Jim’s Long Winters Nap Book List

It is that time of year when I take a long vacation (i.e. for the rest of the year). This year I thought I would give you a list of books I’m planning on reading. The key part of that last sentence was “planning.” This list is entirely aspirational and many if not most will remain unread (such is the nature of the holidays). Still, here they are.

The Secret World of Christoval Alvarez by Ann Swinfen.

You might remember me reviewing another book by Swinfen, The Bookseller’s Tale. This is the first book in another series by her. It is an Elizabethan spy novel and I am a sucker for Elizabethan spy novels.

It is the year 1586. England is awash with traitors, plotting to assassinate the Queen and bring about a foreign invasion. The young physician Christoval Alvarez, a refugee from the horrors of the Portuguese Inquisition, is coerced into becoming a code-breaker and agent in Sir Francis Walsingham’s secret service. In the race to thwart the plot, who will triumph – the ruthless conspirators or the equally ruthless State?


Balthasar’s Odyssey by Amin Maalouf

This is a book that is both for pleasure and work. I am a member of a Readers Advisory reading group. Readers Advisory is when you ask “what should I read” and we answer you. January’s theme is Diversity Historical Fiction and this is going to be my pick.

An ambitious novel set in 1665, the tumultuous eve of the Year of the Beast, when the world was supposed to come to an end. Antiquarian merchant and sage Balthasar must go on an odyssey in search of a book that holds the secret of God’s hundredth name, which is the key to the survival of the world.


Empress: The Astonishing Reign of Nur Jahan by Ruby Lal

This book has been calling to me for awhile. It’s kind of an offshoot of my love of books about the history of central Asian and the Silk Road.

When it came to hunting, she was a master shot. As a dress designer, few could compare. An ingenious architect, she innovated the use of marble in her parents’ mausoleum on the banks of the Yamuna River that inspired her stepson’s Taj Mahal. And she was both celebrated and reviled for her political acumen and diplomatic skill, which rivaled those of her female counterparts in Europe and beyond.


Tell Them of Battles, Kings and Elephants by Mathias Enard

Michelangelo in Constantinople, ’nuff said.

In 1506, Michelangelo – a young but already renowned sculptor – is invited by the sultan of Constantinople to design a bridge over the Golden Horn. The sultan has offered, alongside an enormous payment, the promise of immortality, since Leonardo da Vinci’s design was rejected: ‘You will surpass him in glory if you accept, for you will succeed where he has failed, and you will give the world a monument without equal.’ Michelangelo, after some hesitation, flees Rome and an irritated Pope Julius II – whose commission he leaves unfinished – and arrives in Constantinople for this truly epic project. Once there, he explores the beauty and wonder of the Ottoman Empire, sketching and describing his impressions along the way, and becomes immersed in cloak-and-dagger palace intrigues as he struggles to create what could be his greatest architectural master-work. Constructed from real historical fragments, Tell Them of Battles, Kings, and Elephants is a thrilling novella about why stories are told, why bridges are built, and how seemingly unmatched pieces, seen from the opposite sides of civilization, can mirror one another.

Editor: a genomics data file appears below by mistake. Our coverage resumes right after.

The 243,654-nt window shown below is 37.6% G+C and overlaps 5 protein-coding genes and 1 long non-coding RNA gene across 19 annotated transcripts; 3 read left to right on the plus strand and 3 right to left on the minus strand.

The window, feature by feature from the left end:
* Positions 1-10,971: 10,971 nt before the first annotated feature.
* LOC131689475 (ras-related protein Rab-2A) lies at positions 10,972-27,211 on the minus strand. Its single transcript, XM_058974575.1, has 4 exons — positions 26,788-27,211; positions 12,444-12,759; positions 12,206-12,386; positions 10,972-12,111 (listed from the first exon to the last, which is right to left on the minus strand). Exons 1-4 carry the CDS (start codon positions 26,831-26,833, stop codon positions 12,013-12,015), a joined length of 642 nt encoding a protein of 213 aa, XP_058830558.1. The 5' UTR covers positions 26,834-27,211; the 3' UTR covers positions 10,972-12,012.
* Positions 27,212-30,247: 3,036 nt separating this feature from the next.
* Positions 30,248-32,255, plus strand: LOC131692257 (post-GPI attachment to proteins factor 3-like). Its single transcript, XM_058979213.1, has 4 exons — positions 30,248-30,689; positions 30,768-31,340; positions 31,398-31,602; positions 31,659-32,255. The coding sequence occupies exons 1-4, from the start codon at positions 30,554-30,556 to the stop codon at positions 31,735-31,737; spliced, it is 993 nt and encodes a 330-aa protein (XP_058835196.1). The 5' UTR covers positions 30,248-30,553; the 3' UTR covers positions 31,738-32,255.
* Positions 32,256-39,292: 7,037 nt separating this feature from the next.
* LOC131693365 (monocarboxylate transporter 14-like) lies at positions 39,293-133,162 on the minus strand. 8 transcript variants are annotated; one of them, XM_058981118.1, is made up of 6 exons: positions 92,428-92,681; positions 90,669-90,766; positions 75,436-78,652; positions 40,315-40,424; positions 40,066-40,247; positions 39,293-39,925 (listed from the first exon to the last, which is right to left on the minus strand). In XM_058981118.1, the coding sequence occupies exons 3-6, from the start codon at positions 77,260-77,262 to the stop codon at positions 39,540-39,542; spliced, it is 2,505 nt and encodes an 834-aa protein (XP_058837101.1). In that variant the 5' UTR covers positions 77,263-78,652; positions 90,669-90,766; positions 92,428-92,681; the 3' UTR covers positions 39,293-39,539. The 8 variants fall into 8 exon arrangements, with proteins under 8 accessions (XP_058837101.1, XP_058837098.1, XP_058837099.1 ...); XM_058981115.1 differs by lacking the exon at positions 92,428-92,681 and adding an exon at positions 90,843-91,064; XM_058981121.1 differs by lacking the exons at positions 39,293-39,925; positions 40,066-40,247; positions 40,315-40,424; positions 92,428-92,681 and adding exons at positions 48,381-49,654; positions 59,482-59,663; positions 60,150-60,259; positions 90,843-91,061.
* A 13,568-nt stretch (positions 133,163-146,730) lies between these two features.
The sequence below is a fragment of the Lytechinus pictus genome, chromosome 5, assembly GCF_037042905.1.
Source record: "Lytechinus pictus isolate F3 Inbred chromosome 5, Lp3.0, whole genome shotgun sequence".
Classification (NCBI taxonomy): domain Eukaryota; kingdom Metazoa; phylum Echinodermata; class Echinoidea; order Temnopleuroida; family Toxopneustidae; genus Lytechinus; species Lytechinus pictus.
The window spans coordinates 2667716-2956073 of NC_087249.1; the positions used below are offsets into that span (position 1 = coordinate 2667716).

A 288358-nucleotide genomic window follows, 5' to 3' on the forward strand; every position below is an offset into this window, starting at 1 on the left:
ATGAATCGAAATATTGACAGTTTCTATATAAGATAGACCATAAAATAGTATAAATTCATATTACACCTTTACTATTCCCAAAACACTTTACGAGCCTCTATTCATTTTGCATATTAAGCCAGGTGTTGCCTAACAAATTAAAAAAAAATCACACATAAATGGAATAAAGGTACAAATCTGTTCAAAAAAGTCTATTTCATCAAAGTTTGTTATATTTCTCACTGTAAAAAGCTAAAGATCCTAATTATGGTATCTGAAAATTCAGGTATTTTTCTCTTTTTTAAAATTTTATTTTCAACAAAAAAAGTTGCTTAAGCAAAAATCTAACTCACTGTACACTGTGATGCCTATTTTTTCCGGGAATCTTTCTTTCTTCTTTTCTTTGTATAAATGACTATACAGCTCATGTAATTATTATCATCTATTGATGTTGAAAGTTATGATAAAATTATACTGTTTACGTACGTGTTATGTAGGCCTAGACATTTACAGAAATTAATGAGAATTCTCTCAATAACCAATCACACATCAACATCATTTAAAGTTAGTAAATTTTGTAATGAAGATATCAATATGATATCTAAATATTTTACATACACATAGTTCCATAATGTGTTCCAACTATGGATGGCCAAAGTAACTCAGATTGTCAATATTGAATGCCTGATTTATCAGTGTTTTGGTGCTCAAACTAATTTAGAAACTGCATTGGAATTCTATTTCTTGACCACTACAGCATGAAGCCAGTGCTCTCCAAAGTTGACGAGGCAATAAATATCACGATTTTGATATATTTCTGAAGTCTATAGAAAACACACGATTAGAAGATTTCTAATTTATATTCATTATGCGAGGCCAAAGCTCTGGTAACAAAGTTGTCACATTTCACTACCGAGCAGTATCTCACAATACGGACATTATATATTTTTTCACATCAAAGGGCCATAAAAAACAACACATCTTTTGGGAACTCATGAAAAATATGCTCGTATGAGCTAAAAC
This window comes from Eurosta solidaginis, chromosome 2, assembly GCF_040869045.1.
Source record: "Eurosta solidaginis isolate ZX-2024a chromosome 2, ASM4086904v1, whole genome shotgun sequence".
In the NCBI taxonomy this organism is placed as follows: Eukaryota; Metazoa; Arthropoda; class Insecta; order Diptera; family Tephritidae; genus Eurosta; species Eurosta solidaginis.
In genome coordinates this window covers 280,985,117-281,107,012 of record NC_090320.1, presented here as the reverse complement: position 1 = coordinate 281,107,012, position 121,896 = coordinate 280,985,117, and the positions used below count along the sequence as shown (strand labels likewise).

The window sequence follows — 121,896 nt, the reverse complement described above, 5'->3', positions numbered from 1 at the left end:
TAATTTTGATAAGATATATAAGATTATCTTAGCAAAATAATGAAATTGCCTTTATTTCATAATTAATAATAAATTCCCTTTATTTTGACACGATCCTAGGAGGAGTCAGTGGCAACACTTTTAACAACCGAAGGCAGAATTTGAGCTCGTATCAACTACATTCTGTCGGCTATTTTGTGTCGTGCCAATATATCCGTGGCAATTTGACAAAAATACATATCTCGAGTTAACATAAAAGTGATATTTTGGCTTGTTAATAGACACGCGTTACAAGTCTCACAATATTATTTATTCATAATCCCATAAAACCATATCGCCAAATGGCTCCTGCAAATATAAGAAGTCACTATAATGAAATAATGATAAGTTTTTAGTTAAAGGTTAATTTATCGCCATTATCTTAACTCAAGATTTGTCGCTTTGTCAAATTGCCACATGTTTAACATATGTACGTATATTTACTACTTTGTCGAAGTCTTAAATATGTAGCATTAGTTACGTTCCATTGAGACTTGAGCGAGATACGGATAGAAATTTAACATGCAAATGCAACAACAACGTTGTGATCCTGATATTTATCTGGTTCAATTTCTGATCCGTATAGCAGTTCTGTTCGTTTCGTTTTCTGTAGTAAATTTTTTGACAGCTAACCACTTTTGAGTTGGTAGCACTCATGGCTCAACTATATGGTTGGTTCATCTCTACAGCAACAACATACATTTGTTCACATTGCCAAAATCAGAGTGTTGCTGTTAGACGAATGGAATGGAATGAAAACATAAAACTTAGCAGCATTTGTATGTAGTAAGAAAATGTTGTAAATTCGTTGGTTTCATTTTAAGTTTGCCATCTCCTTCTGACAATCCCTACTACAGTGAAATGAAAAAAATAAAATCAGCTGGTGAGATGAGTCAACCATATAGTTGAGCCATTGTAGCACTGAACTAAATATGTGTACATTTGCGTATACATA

The Spy and the Traitor: The Greatest Espionage Story of the Cold War by Ben Macintyre

Because I thought I needed  to read something that happened after the 17th century.

If anyone could be considered a Russian counterpart to the infamous British double-agent Kim Philby, it was Oleg Gordievsky. The son of two KGB agents and the product of the best Soviet institutions, the savvy, sophisticated Gordievsky grew to see his nation’s communism as both criminal and philistine. He took his first posting for Russian intelligence in 1968 and eventually became the Soviet Union’s top man in London, but from 1973 on he was secretly working for MI6. For nearly a decade, as the Cold War reached its twilight, Gordievsky helped the West turn the tables on the KGB, exposing Russian spies and helping to foil countless intelligence plots, as the Soviet leadership grew increasingly paranoid at the United States’s nuclear first-strike capabilities and brought the world closer to the brink of war. Desperate to keep the circle of trust close, MI6 never revealed Gordievsky’s name to its counterparts in the CIA, which in turn grew obsessed with figuring out the identity of Britain’s obviously top-level source. Their obsession ultimately doomed Gordievsky: the CIA officer assigned to identify him was none other than Aldrich Ames, the man who would become infamous for secretly spying for the Soviets.